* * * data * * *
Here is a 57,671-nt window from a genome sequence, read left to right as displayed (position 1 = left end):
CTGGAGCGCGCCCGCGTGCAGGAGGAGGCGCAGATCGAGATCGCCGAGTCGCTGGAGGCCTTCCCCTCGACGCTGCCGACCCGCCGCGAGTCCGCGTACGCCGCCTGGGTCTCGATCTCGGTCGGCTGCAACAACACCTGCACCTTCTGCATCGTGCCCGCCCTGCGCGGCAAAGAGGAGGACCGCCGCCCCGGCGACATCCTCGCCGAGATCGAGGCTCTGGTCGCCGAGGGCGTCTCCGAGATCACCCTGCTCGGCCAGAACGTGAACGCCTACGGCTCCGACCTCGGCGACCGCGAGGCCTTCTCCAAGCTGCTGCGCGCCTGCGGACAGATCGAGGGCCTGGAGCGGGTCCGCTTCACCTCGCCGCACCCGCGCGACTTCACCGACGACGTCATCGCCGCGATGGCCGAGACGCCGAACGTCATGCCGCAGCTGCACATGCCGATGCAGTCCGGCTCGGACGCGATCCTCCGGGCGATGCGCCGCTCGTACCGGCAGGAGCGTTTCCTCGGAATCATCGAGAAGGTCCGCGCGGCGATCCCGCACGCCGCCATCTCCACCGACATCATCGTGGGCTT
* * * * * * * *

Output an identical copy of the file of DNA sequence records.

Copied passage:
Here is a 57,671-nt window from a genome sequence, read left to right as displayed (position 1 = left end):
CTGGAGCGCGCCCGCGTGCAGGAGGAGGCGCAGATCGAGATCGCCGAGTCGCTGGAGGCCTTCCCCTCGACGCTGCCGACCCGCCGCGAGTCCGCGTACGCCGCCTGGGTCTCGATCTCGGTCGGCTGCAACAACACCTGCACCTTCTGCATCGTGCCCGCCCTGCGCGGCAAAGAGGAGGACCGCCGCCCCGGCGACATCCTCGCCGAGATCGAGGCTCTGGTCGCCGAGGGCGTCTCCGAGATCACCCTGCTCGGCCAGAACGTGAACGCCTACGGCTCCGACCTCGGCGACCGCGAGGCCTTCTCCAAGCTGCTGCGCGCCTGCGGACAGATCGAGGGCCTGGAGCGGGTCCGCTTCACCTCGCCGCACCCGCGCGACTTCACCGACGACGTCATCGCCGCGATGGCCGAGACGCCGAACGTCATGCCGCAGCTGCACATGCCGATGCAGTCCGGCTCGGACGCGATCCTCCGGGCGATGCGCCGCTCGTACCGGCAGGAGCGTTTCCTCGGAATCATCGAGAAGGTCCGCGCGGCGATCCCGCACGCCGCCATCTCCACCGACATCATCGTGGGCTT